GreenStyle North Shore Swimsuit

And A Strappy Bikini Hack

I was super excited to see that the North Shore Swimsuit is one of the GreenStyle patterns of the month (which means it’s on sale through July 2019).  I’ve been wanting to try the pattern ever since I decided that this is the summer of swimwear sewing.  It is a classic pattern with options for a monokini, or two piece with a deep V or full coverage front, and a halter or U back, in pullover, tie-back, or S-hook closure.  The bottoms can be scoop, low, mid, or high rise.  Whew!  And you can mix and match the options for an entire wardrobe of swimwear.  If you are completely new to sewing swimwear,  there is a great video tutorial series for the GreenStyle North Shore on YouTube, linked here.

For my first version I went with a mid-rise bottom, and a deep-V full cup front with the S-hook U-back.  It turned out great, and is a classic two piece that looks like RTW.  Using Tricot as the main fabric was a no-brainer, as it is a classic swimwear fabric that can withstand lots of use.  As always when sewing a swim top, all of the top pieces were cut out of the Tricot, high quality powernet for support, and swim lining.  For the bottoms, I used powernet in the front only.  It adds a little bit of tummy control, without giving a “muffin top”.

NS purp frontNS purp side

Basting the powernet to your swim fabric makes sewing so much easier.  I don’t know about you, but there’s no way I can keep multiple layers lined up without basting and a bunch of pins!  The pattern has an elastic chart that makes adding the elastic easy, especially if you are new to swimwear sewing and not yet comfortable with just sewing it on by feel.  Definitely follow the directions about sewing the elastic around the legs.  The extra stretch in the back keeps the bottoms sitting properly on your bum, rather than riding up uncomfortably!

NS purp back

Since the first version turned out so well, I decided to have some fun with the pattern, and turn it into a strappy bikini.  I folded down both sides of the deep-V full cup front, shaping it into a curvy triangle.  I used the halter S-hook back, and cut both pattern pieces out in my nylon spandex fabric, swim lining, and powernet.

NS pieces

Baste the powernet to the main fabric, and sew the front and back together at the side seam.  Sew the lining front and back together at the side seam.  Lay the lining on the main fabric wrong sides together and baste.  Knowing that “triangle style tops” don’t normally have a whole lot of support, you need to add support by stretching the elastic tighter to help the top hug your body.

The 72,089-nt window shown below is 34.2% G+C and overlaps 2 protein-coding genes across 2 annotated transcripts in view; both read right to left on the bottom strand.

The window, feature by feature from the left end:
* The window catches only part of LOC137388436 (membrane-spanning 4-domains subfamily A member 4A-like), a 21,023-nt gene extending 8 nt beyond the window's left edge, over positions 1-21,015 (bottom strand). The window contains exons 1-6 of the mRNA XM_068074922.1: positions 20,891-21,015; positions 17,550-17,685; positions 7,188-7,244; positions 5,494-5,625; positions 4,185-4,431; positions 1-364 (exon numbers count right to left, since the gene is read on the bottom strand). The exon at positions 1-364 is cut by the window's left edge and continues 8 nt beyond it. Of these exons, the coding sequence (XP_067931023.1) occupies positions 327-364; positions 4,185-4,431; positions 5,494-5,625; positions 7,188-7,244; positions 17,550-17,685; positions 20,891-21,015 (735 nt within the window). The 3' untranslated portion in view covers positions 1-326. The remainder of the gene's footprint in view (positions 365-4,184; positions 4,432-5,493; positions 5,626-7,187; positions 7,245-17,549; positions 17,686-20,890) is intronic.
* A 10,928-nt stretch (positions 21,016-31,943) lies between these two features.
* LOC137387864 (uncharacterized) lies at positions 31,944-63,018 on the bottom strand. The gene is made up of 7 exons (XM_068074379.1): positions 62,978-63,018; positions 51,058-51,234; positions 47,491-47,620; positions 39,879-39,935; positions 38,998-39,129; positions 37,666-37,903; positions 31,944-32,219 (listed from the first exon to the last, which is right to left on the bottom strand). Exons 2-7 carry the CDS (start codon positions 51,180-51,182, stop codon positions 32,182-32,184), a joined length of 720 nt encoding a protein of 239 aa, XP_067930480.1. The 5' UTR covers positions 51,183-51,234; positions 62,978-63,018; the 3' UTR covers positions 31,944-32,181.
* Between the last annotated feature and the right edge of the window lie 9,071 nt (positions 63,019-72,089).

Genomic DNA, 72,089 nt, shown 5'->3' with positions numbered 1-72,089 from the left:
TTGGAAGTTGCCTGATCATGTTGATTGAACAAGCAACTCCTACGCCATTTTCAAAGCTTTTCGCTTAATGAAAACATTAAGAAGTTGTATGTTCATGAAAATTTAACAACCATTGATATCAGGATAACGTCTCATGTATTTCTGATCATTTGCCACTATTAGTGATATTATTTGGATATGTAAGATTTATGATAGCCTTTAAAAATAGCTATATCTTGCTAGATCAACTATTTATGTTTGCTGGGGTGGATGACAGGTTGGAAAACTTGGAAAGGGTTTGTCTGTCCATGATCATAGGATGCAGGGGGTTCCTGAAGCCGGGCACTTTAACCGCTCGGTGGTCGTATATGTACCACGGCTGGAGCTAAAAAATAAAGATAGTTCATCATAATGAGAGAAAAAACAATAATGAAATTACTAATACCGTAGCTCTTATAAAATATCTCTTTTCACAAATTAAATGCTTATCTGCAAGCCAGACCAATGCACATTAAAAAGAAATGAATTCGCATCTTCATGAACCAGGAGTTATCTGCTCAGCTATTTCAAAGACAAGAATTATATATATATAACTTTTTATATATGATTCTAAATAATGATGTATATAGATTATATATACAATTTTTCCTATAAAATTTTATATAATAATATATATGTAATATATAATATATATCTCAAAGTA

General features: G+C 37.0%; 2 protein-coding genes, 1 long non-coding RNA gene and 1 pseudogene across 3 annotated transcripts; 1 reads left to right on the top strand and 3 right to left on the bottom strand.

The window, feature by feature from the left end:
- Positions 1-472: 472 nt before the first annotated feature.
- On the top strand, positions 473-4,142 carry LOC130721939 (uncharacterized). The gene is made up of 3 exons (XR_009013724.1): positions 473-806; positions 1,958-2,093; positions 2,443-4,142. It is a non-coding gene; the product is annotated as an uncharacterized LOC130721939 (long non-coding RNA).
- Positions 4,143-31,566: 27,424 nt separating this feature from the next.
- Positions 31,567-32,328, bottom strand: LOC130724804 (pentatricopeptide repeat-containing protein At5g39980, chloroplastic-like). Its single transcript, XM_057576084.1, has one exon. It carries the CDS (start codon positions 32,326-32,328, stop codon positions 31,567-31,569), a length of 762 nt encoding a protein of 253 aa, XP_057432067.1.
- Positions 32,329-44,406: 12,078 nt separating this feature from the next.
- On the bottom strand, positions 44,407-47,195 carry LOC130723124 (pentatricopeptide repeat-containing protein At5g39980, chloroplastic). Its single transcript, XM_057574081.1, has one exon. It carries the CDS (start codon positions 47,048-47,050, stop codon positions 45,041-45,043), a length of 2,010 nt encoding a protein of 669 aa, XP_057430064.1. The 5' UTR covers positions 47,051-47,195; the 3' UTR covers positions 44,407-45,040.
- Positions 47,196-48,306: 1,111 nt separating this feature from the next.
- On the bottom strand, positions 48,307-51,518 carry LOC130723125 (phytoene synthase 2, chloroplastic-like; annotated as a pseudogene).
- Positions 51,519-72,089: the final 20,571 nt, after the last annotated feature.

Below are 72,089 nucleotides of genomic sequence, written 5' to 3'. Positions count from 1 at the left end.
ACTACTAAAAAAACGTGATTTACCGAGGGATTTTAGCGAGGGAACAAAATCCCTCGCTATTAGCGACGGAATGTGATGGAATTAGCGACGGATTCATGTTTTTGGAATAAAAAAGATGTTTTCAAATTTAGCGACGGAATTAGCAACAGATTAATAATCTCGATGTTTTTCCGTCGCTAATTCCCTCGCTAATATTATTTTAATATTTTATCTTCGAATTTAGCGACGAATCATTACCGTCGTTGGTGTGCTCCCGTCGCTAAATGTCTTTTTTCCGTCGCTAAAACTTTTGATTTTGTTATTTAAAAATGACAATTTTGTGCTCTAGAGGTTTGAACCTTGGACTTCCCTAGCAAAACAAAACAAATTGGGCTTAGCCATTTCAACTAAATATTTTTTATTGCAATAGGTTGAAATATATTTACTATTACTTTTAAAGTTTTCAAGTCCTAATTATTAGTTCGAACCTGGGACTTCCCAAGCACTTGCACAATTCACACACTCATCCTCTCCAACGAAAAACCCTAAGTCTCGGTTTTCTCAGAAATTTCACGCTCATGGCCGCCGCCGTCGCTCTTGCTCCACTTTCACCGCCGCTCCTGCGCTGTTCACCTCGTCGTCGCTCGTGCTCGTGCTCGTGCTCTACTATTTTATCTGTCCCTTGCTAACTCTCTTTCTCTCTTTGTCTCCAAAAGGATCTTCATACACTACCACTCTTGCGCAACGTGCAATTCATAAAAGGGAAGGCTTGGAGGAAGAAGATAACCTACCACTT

To figure your elastic lengths, measure along the front edge from the top of your triangle down to the center front.  Subtract 3/4″, (because you don’t want elastic in the 3/8″ seam allowances) then multiply by .75.  Exercise your swim elastic before measuring to that length.  Rather than cutting the elastic, just use a pencil to mark your line.  This makes it easier to hold on to the elastic and stretch it while you are sewing.  Use a zig-zag stitch to sew your elastic to the center front, starting 3/8″ from the top, and stretching the elastic so that the marked point ends 3/8″ from the bottom of the center front.  Then repeat the process to measure from the top of your triangle, down under the armscye to the end of the back piece.  Again subtracting the 3/4″ for the seam allowances and multiplying by .75.  Mark the elastic, start sewing 3/8″ from the edge, stretching the elastic to fit and zig-zag, stopping 3/8″ from the other end.

Then fold the edges under enclosing the elastic, clipping it in place.  Topstitch with your zig zag set at 2.5 length and 3.0 width.  The elastic will want to curl up a bit until it is topstitched down.

NS elastic

Then add the underbust band and elastic, and sew on the S-hook as per the pattern tutorial.  Because my bust is apparently more close set than average, I overlap my front pieces 1-1/2″ before attaching to the band.  You may or may not want to overlap depending upon the shape of your bustline.

Now it’s time to make some strappy straps!  Cut two strips of fabric 1-1/2″ wide by 16″ long.  Fold them in half, right sides together and clip in place.  Lay your 3/8″ clear elastic (you can use cotton swim elastic, but the clear elastic makes flatter straps and is listed as chlorine safe) along the cut edge, and carefully zig zag so that your zig goes just off the edge of the elastic and into the center of the fabric, and the zag is completely on the elastic.  Once the strap is completely sewn with the elastic, use a safety pin to turn it right side out.
NS straps

Baste or pin the straps in place, and try on for fit.  On the back, my straps are stitched in place 1-1/2″ from the S-hook.  You may need to cut some length off the straps in order to pull the front up to where it is comfortable.  But better to have extra strap length to cut off, than to have too short of straps!